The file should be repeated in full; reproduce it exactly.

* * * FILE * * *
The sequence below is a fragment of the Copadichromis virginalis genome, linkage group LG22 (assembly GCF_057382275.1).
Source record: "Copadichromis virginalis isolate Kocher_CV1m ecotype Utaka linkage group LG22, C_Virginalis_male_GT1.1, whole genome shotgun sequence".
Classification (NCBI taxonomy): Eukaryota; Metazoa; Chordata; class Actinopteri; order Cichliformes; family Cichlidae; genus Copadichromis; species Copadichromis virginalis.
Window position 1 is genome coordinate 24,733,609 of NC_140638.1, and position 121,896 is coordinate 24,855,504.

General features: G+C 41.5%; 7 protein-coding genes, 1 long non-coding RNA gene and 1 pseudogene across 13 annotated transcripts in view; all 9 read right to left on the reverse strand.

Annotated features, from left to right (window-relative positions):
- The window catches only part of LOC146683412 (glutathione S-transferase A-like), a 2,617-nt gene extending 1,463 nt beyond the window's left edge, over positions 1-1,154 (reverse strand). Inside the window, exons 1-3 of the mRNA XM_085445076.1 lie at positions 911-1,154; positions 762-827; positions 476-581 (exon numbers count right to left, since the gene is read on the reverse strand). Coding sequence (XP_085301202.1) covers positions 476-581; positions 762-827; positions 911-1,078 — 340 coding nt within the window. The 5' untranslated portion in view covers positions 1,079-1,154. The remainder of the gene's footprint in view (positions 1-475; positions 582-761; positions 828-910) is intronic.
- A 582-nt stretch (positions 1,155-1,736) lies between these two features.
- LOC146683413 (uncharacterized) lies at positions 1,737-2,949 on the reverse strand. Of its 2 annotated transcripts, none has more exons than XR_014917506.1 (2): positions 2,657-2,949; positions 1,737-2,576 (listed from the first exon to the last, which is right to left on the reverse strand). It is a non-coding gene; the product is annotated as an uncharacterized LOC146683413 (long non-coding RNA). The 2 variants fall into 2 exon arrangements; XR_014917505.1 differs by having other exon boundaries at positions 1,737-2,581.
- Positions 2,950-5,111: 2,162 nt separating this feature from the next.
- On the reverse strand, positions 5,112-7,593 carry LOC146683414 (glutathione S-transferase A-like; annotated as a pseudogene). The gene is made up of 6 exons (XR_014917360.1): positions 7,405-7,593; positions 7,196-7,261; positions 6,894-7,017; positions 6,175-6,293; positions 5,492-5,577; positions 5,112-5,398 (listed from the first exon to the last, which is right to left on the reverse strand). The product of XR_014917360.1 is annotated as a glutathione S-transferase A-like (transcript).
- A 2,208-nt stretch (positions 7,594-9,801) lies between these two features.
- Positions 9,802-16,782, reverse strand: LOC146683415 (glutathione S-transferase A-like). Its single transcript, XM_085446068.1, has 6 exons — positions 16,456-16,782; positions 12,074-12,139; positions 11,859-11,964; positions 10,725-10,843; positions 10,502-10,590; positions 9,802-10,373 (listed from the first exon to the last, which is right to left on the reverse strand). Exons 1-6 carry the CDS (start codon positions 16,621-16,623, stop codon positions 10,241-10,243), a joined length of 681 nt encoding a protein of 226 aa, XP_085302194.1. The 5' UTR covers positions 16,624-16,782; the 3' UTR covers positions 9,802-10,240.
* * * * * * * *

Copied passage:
The sequence below is a fragment of the Copadichromis virginalis genome, linkage group LG22 (assembly GCF_057382275.1).
Source record: "Copadichromis virginalis isolate Kocher_CV1m ecotype Utaka linkage group LG22, C_Virginalis_male_GT1.1, whole genome shotgun sequence".
Classification (NCBI taxonomy): Eukaryota; Metazoa; Chordata; class Actinopteri; order Cichliformes; family Cichlidae; genus Copadichromis; species Copadichromis virginalis.
Window position 1 is genome coordinate 24,733,609 of NC_140638.1, and position 121,896 is coordinate 24,855,504.

General features: G+C 41.5%; 7 protein-coding genes, 1 long non-coding RNA gene and 1 pseudogene across 13 annotated transcripts in view; all 9 read right to left on the reverse strand.

Annotated features, from left to right (window-relative positions):
- The window catches only part of LOC146683412 (glutathione S-transferase A-like), a 2,617-nt gene extending 1,463 nt beyond the window's left edge, over positions 1-1,154 (reverse strand). Inside the window, exons 1-3 of the mRNA XM_085445076.1 lie at positions 911-1,154; positions 762-827; positions 476-581 (exon numbers count right to left, since the gene is read on the reverse strand). Coding sequence (XP_085301202.1) covers positions 476-581; positions 762-827; positions 911-1,078 — 340 coding nt within the window. The 5' untranslated portion in view covers positions 1,079-1,154. The remainder of the gene's footprint in view (positions 1-475; positions 582-761; positions 828-910) is intronic.
- A 582-nt stretch (positions 1,155-1,736) lies between these two features.
- LOC146683413 (uncharacterized) lies at positions 1,737-2,949 on the reverse strand. Of its 2 annotated transcripts, none has more exons than XR_014917506.1 (2): positions 2,657-2,949; positions 1,737-2,576 (listed from the first exon to the last, which is right to left on the reverse strand). It is a non-coding gene; the product is annotated as an uncharacterized LOC146683413 (long non-coding RNA). The 2 variants fall into 2 exon arrangements; XR_014917505.1 differs by having other exon boundaries at positions 1,737-2,581.
- Positions 2,950-5,111: 2,162 nt separating this feature from the next.
- On the reverse strand, positions 5,112-7,593 carry LOC146683414 (glutathione S-transferase A-like; annotated as a pseudogene). The gene is made up of 6 exons (XR_014917360.1): positions 7,405-7,593; positions 7,196-7,261; positions 6,894-7,017; positions 6,175-6,293; positions 5,492-5,577; positions 5,112-5,398 (listed from the first exon to the last, which is right to left on the reverse strand). The product of XR_014917360.1 is annotated as a glutathione S-transferase A-like (transcript).
- A 2,208-nt stretch (positions 7,594-9,801) lies between these two features.
- Positions 9,802-16,782, reverse strand: LOC146683415 (glutathione S-transferase A-like). Its single transcript, XM_085446068.1, has 6 exons — positions 16,456-16,782; positions 12,074-12,139; positions 11,859-11,964; positions 10,725-10,843; positions 10,502-10,590; positions 9,802-10,373 (listed from the first exon to the last, which is right to left on the reverse strand). Exons 1-6 carry the CDS (start codon positions 16,621-16,623, stop codon positions 10,241-10,243), a joined length of 681 nt encoding a protein of 226 aa, XP_085302194.1. The 5' UTR covers positions 16,624-16,782; the 3' UTR covers positions 9,802-10,240.